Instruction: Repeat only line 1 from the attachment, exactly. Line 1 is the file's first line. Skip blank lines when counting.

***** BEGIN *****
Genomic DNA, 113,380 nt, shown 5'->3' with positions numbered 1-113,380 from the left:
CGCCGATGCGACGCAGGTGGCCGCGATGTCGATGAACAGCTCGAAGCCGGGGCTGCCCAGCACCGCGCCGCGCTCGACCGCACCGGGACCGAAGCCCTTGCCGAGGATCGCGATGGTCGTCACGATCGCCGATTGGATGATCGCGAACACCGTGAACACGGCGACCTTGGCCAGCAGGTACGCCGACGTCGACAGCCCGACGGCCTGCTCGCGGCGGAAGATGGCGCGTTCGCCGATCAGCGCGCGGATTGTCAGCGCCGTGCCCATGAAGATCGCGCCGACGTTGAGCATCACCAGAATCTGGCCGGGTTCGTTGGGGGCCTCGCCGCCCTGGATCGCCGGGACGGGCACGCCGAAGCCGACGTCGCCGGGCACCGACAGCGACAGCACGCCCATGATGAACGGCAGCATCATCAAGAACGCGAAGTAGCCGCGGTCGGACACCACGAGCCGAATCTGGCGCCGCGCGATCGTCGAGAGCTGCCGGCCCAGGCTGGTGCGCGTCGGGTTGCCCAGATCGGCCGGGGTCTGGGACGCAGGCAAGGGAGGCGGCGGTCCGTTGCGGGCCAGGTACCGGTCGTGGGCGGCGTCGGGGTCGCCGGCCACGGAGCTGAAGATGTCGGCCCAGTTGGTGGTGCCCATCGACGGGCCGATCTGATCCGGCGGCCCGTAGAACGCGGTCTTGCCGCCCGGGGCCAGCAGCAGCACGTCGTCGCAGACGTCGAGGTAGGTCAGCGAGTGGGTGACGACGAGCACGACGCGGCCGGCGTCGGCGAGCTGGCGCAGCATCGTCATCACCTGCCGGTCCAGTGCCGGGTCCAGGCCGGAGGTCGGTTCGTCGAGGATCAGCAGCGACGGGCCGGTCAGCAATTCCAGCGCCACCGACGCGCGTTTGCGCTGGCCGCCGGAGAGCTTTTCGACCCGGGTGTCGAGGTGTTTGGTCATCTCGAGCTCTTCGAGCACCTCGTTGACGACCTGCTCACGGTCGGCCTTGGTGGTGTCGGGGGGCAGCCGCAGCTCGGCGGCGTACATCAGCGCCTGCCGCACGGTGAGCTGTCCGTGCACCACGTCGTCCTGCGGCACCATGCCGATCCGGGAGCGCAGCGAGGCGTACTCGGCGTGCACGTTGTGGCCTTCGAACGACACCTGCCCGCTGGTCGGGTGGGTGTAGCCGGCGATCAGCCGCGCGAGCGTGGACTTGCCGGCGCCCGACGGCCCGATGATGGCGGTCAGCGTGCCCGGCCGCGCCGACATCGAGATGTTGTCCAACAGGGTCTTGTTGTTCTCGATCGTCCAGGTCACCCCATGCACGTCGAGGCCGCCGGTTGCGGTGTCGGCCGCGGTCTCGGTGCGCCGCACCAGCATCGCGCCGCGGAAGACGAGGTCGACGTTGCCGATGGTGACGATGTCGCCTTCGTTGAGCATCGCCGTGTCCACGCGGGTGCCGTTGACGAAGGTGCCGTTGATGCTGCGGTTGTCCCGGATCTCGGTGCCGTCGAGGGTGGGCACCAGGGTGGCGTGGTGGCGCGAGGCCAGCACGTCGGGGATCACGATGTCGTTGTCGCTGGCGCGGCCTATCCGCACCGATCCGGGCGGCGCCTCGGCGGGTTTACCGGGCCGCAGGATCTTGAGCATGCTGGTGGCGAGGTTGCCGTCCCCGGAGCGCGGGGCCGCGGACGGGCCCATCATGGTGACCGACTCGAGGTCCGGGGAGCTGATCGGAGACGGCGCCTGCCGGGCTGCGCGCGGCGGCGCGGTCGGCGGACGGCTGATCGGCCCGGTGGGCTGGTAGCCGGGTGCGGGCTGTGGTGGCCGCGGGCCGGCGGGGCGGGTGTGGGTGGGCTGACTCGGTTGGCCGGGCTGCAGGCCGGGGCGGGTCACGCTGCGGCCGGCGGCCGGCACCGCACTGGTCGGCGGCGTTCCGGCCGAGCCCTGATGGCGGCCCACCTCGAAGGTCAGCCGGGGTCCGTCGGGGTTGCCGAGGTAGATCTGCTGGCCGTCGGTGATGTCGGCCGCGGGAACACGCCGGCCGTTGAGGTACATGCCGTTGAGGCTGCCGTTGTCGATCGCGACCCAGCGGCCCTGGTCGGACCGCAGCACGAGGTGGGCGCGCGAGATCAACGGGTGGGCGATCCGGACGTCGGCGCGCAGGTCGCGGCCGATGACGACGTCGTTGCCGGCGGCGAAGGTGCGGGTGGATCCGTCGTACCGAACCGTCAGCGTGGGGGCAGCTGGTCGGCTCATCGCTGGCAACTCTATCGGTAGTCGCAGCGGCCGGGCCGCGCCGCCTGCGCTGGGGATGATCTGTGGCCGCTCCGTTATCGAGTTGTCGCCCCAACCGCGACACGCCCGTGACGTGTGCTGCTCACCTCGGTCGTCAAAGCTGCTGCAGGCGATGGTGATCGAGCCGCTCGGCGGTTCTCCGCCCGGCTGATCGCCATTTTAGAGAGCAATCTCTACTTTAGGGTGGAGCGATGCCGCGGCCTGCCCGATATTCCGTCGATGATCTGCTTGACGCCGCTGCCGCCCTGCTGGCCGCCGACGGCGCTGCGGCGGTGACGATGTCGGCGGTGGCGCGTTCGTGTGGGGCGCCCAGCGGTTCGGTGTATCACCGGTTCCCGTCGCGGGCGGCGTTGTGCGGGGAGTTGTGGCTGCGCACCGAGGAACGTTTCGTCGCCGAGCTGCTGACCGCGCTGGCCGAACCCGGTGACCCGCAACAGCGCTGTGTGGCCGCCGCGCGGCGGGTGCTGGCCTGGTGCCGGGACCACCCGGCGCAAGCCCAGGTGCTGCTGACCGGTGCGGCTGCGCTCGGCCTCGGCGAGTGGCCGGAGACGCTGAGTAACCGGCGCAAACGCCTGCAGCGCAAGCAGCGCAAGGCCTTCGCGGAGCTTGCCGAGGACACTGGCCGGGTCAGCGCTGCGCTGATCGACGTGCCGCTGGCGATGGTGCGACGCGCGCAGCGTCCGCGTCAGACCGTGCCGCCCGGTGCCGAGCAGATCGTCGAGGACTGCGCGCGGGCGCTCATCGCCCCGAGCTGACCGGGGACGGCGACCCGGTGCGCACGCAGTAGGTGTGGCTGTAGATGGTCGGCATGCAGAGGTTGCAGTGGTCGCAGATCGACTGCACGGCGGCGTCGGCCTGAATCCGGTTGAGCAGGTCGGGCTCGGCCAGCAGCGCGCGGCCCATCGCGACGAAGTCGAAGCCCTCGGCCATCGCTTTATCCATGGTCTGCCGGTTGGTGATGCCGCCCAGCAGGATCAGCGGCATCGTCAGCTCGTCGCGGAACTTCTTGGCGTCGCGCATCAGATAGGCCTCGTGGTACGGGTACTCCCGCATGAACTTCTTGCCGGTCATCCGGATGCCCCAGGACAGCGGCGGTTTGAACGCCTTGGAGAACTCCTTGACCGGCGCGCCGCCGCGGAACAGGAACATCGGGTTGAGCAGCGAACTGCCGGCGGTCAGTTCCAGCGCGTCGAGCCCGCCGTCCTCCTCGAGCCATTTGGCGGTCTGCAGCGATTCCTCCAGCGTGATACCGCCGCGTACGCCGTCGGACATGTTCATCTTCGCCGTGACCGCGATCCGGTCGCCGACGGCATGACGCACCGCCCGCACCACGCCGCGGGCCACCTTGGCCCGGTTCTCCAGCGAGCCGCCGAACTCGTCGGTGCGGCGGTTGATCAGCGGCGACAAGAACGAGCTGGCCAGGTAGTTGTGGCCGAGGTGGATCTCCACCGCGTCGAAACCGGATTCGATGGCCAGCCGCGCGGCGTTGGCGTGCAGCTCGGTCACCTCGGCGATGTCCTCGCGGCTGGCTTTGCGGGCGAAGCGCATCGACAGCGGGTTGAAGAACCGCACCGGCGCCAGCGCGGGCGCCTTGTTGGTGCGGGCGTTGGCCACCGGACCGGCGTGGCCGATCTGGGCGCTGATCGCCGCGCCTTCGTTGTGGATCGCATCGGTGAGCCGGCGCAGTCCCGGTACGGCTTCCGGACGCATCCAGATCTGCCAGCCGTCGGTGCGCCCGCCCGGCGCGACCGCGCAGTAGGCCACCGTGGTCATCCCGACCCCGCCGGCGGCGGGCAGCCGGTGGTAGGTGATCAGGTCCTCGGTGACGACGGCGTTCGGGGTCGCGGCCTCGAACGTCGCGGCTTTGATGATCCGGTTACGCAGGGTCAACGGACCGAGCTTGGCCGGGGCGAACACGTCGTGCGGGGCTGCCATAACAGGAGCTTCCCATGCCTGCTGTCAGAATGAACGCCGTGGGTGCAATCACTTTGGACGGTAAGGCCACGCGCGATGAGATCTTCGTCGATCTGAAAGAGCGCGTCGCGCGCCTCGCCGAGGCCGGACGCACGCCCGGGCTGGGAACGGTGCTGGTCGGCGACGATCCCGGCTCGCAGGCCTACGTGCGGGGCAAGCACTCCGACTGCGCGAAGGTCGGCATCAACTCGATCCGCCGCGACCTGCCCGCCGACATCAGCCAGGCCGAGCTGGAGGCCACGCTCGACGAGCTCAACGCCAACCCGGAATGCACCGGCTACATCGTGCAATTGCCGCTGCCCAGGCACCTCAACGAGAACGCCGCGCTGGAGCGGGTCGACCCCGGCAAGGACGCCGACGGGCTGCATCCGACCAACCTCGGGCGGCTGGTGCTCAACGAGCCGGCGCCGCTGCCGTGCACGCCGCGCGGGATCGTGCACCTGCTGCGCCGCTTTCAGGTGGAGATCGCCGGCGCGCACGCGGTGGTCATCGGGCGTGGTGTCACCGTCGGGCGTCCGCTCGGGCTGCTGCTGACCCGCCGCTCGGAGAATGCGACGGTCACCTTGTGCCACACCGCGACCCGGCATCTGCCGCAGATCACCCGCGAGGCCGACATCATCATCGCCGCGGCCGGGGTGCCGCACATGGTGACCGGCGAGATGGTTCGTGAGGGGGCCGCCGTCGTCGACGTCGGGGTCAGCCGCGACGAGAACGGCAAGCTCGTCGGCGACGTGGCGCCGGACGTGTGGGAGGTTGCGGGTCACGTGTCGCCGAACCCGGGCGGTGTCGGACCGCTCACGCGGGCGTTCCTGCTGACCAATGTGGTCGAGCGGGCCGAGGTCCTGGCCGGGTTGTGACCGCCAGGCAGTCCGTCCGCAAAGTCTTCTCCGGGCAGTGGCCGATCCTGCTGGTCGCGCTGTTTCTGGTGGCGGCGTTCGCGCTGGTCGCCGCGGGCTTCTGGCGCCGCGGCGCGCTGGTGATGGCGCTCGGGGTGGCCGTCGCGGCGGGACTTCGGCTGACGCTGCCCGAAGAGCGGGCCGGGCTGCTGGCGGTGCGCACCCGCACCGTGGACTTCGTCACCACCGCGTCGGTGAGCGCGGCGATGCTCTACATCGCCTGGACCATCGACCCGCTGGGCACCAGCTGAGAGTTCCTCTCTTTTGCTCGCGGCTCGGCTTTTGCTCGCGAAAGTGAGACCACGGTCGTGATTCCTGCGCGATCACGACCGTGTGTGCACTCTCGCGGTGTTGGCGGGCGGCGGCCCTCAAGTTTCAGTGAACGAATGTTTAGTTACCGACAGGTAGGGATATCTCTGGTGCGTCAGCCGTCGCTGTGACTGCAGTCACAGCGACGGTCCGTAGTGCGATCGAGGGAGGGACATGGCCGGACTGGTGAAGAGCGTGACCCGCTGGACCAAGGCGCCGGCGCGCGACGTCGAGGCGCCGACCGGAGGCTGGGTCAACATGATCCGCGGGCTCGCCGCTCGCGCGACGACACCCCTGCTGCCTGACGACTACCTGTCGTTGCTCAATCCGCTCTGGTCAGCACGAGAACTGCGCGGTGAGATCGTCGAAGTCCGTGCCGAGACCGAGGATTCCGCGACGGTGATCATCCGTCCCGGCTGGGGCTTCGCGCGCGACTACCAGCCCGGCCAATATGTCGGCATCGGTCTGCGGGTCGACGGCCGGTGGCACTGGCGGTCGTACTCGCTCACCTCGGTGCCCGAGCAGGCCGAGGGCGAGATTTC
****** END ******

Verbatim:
Genomic DNA, 113,380 nt, shown 5'->3' with positions numbered 1-113,380 from the left: